All Clara wants is a key - a one-of-a-kind key that will unlock a box that holds a priceless gift from her late mother. A golden thread, presented to her at godfather Drosselmeyer's annual holiday party, leads her to the coveted key-which promptly disappears into a strange and mysterious parallel world. It's there that Clara encounters a soldier named Phillip, a gang of mice and the regents who preside over three Realms: Land of Snowflakes, Land of Flowers, and Land of Sweets. Clara and Phillip must brave the ominous Fourth Realm, home to the tyrant Mother Ginger, to retrieve Clara's key and hopefully return harmony to the unstable world.
The film features Jack Whitehall as a guard of the palace. Whitehall has a history of publicly stating his love for Disney and his wishes to be cast in any role for one of their films. See more »
Every decorated conifer has the same silhouette, with an identifiable bare patch on the left side of the trees, suggesting that the image was simply recycled once rendered. Real trees look different from each other. See more »
This time has been difficult for all of us, but when Christmas comes, we must do our best to enjoy it.
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The Disney logo plays an alternative version of the "When You Wish Upon A Star" theme that was re-arranged by James Newton Howard and conducted by Gustavo Dudamel with a piano solo by Lang Lang. When the logo is complete, Drosselmeyer's owl flies past the castle and into the opening shot of the movie. See more »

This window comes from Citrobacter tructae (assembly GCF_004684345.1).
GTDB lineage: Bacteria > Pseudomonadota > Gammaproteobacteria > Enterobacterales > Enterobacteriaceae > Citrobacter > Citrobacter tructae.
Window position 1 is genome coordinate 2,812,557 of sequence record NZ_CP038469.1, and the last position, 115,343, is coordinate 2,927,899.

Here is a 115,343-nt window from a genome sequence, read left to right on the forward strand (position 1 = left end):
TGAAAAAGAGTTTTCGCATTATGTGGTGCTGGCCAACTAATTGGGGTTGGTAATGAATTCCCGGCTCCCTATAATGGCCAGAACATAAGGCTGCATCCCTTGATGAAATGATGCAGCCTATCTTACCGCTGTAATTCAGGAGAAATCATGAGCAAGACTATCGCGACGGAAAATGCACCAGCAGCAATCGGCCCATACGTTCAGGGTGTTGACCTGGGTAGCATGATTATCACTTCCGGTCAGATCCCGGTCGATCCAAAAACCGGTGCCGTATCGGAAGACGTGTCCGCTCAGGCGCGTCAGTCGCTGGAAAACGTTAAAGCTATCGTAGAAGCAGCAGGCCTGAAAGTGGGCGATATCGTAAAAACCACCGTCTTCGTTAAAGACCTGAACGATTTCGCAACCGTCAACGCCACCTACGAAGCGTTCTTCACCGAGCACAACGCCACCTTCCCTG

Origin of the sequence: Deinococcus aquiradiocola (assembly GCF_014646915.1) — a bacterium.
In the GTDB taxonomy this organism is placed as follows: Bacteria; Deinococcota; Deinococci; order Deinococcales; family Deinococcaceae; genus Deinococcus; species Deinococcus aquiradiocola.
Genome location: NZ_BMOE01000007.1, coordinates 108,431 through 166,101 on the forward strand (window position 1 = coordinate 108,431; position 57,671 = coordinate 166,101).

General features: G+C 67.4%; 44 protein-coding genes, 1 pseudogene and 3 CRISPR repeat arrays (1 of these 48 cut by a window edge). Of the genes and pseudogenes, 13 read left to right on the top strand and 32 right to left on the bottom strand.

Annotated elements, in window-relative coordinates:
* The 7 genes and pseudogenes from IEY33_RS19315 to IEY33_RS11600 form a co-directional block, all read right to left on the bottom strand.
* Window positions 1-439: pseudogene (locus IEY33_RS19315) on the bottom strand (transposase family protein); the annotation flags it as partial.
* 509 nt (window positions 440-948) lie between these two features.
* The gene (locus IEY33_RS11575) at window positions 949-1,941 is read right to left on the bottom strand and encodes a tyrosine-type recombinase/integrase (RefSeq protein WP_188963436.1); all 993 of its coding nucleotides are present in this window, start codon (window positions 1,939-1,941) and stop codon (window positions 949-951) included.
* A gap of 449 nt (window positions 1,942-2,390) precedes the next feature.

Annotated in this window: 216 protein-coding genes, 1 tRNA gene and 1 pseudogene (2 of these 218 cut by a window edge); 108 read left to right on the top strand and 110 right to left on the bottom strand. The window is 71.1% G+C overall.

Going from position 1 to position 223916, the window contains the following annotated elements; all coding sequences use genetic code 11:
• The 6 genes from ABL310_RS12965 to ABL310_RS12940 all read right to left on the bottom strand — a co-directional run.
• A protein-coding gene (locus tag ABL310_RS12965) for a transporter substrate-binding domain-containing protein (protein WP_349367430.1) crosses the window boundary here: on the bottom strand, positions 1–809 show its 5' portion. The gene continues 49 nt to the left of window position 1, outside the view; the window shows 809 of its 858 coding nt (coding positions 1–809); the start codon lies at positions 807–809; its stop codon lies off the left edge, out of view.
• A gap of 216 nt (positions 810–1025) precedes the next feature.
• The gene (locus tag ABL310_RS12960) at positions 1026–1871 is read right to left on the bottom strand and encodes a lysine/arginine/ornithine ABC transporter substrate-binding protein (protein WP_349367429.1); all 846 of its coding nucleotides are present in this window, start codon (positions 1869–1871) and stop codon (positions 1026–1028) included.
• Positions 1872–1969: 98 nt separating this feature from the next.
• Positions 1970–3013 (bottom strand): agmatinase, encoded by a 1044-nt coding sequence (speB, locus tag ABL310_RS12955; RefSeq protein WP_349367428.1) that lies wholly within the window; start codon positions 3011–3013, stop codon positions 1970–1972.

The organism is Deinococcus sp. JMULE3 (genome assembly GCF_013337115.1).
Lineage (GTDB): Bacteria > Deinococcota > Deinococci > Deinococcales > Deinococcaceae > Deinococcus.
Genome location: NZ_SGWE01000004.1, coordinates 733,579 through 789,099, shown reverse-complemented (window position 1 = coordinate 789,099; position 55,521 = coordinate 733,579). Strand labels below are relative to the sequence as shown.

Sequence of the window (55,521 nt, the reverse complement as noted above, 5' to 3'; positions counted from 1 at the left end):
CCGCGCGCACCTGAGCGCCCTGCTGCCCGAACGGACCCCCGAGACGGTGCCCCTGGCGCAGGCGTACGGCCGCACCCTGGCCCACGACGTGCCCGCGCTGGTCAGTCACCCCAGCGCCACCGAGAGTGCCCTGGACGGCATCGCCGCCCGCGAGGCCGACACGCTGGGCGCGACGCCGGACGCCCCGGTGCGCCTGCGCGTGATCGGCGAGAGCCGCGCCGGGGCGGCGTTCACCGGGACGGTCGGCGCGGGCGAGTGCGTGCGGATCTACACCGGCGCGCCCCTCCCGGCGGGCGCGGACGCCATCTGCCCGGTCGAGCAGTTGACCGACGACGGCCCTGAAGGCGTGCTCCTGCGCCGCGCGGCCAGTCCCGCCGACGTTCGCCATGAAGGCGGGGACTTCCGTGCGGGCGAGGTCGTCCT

Be warned first of all, this movie is supposed to be about Christmas but does more to represent the Spanish War. Its message is also unclear and actually quite dangerous. Without trying to reveal spoilers, i'll go ahead and basically say that the moral of this movie is that actual family presence means nothing and can be overridden with clever purchases and their uses (aka appealing to the consumerist part of Christmas).
The movie shares two tones, one being the exquisite and quite beautifully CGI rendered world of the kingdom, and the other being a Halloween looking tent that Mike Myers might want to hide out in. The part that irks and confuses me, is that there is no clear reason for why these two tonal shifts have to be so conflicting with each other in the film other than to provide an obvious front for conflict. This symbolises to me a lack of care and depth that went into the developing this film's characters or story. It was a complete attempt to appeal to the audience, there was no sacrifice on the writers part to put something original in here. It's everything you've seen and liked in pop culture, fit into the "Christmas" theme of The Nutcracker (this movie isn't really about The Nutcracker).
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